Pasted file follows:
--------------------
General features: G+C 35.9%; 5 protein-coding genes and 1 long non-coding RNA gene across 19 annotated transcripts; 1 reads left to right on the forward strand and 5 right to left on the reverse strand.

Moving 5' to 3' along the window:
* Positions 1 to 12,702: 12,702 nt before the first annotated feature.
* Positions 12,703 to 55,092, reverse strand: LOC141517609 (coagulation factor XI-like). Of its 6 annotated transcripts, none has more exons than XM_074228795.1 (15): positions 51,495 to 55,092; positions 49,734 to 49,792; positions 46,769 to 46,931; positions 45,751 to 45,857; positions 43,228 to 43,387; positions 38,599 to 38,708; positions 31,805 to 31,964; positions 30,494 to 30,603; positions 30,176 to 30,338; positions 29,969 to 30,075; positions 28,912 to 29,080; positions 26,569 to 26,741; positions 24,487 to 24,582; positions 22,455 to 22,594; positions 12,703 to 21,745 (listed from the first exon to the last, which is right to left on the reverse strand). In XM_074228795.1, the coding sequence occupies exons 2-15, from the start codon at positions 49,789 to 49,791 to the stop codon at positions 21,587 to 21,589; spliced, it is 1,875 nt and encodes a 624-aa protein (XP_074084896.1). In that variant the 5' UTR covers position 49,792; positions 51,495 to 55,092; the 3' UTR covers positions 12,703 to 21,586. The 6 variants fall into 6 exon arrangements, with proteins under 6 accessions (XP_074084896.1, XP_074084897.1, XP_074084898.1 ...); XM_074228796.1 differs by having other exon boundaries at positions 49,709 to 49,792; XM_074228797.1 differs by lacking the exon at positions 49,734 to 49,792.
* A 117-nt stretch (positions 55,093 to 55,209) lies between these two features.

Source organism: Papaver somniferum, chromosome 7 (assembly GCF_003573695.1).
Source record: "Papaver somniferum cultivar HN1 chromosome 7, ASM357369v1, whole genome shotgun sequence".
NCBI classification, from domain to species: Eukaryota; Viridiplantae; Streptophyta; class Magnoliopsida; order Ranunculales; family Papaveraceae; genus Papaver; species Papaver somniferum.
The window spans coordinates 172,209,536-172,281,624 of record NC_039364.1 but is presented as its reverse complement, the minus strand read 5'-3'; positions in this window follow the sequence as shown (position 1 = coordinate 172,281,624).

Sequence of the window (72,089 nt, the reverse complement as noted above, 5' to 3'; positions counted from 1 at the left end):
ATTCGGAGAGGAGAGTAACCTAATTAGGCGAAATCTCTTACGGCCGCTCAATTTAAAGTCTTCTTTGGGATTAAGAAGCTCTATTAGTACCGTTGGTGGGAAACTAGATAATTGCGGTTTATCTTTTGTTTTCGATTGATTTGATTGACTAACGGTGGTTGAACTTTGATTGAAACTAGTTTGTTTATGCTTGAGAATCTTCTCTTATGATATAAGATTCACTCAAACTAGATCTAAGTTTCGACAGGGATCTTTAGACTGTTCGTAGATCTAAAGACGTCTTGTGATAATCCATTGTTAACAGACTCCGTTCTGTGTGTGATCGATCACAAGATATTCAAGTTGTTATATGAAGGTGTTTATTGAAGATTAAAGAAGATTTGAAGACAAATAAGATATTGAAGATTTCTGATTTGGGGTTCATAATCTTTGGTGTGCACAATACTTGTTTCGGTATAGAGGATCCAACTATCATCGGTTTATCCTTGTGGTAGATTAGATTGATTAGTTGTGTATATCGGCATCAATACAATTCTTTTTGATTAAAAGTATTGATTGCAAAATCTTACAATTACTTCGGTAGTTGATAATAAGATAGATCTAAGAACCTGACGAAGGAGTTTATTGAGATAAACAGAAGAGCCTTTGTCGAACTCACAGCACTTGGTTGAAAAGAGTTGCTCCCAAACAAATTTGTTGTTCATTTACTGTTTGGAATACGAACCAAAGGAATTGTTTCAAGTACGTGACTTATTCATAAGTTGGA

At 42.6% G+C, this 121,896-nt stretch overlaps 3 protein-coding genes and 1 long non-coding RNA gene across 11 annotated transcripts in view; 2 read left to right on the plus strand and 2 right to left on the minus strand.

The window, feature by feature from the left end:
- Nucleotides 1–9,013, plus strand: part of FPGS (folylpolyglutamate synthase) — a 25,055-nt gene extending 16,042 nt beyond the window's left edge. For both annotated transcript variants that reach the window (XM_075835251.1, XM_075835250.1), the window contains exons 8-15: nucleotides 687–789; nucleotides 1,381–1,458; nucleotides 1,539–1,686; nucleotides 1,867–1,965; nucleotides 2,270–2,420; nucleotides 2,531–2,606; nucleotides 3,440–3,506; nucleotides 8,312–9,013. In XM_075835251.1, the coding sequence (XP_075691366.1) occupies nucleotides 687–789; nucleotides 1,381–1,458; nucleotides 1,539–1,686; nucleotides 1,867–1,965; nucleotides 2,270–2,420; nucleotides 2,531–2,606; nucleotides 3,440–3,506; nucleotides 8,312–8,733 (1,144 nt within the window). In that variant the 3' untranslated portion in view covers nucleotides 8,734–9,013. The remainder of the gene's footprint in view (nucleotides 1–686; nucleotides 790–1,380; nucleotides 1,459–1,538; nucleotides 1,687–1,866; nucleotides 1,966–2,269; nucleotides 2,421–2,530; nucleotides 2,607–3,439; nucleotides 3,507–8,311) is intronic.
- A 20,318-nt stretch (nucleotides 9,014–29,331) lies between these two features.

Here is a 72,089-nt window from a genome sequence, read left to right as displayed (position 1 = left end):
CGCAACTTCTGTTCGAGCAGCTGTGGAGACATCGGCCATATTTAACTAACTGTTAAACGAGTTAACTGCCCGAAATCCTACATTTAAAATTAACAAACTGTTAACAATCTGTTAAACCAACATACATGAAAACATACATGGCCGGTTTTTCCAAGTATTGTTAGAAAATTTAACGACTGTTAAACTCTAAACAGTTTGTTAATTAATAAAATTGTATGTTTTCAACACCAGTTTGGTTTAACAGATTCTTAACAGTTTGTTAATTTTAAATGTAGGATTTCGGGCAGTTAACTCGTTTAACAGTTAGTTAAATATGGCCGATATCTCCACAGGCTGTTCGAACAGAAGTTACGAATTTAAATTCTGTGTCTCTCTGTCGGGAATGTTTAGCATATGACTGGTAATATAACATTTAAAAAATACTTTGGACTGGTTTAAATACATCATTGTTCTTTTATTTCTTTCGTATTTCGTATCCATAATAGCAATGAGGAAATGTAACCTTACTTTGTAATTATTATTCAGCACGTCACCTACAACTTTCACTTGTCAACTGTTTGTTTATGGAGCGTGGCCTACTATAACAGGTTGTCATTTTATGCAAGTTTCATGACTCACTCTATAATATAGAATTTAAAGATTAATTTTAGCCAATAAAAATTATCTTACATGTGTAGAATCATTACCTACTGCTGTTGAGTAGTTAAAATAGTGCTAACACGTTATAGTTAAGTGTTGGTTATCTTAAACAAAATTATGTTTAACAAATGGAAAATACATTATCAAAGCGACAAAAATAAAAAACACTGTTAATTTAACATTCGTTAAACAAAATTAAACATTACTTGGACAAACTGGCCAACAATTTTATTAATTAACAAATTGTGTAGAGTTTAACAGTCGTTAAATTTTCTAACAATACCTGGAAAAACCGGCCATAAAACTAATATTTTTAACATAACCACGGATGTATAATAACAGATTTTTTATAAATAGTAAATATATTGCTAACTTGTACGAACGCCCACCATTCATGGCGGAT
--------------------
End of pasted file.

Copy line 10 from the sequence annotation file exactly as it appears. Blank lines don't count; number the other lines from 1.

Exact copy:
Sequence of the window (72,089 nt, the reverse complement as noted above, 5' to 3'; positions counted from 1 at the left end):